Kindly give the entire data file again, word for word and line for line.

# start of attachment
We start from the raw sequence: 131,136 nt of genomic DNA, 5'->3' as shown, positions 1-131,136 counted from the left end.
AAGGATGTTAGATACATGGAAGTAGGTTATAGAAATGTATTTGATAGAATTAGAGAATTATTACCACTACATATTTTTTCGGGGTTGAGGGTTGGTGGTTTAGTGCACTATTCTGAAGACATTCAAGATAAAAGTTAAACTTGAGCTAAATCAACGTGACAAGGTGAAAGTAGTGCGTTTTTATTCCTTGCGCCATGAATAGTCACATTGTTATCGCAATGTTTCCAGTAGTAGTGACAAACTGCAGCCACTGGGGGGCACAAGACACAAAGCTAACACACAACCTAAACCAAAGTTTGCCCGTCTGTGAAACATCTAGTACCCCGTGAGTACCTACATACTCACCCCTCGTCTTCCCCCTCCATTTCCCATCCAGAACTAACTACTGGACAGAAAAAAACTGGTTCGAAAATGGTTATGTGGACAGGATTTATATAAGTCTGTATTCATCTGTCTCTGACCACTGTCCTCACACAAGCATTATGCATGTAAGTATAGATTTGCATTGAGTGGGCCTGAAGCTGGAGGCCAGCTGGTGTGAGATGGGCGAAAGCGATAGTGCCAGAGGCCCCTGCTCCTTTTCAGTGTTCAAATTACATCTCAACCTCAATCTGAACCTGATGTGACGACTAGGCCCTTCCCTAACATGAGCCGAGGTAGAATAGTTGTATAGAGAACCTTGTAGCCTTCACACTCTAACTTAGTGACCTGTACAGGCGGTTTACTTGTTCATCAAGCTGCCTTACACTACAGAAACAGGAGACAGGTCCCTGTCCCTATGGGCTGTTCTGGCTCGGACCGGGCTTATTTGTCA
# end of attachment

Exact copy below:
We start from the raw sequence: 131,136 nt of genomic DNA, 5'->3' as shown, positions 1-131,136 counted from the left end.
AAGGATGTTAGATACATGGAAGTAGGTTATAGAAATGTATTTGATAGAATTAGAGAATTATTACCACTACATATTTTTTCGGGGTTGAGGGTTGGTGGTTTAGTGCACTATTCTGAAGACATTCAAGATAAAAGTTAAACTTGAGCTAAATCAACGTGACAAGGTGAAAGTAGTGCGTTTTTATTCCTTGCGCCATGAATAGTCACATTGTTATCGCAATGTTTCCAGTAGTAGTGACAAACTGCAGCCACTGGGGGGCACAAGACACAAAGCTAACACACAACCTAAACCAAAGTTTGCCCGTCTGTGAAACATCTAGTACCCCGTGAGTACCTACATACTCACCCCTCGTCTTCCCCCTCCATTTCCCATCCAGAACTAACTACTGGACAGAAAAAAACTGGTTCGAAAATGGTTATGTGGACAGGATTTATATAAGTCTGTATTCATCTGTCTCTGACCACTGTCCTCACACAAGCATTATGCATGTAAGTATAGATTTGCATTGAGTGGGCCTGAAGCTGGAGGCCAGCTGGTGTGAGATGGGCGAAAGCGATAGTGCCAGAGGCCCCTGCTCCTTTTCAGTGTTCAAATTACATCTCAACCTCAATCTGAACCTGATGTGACGACTAGGCCCTTCCCTAACATGAGCCGAGGTAGAATAGTTGTATAGAGAACCTTGTAGCCTTCACACTCTAACTTAGTGACCTGTACAGGCGGTTTACTTGTTCATCAAGCTGCCTTACACTACAGAAACAGGAGACAGGTCCCTGTCCCTATGGGCTGTTCTGGCTCGGACCGGGCTTATTTGTCA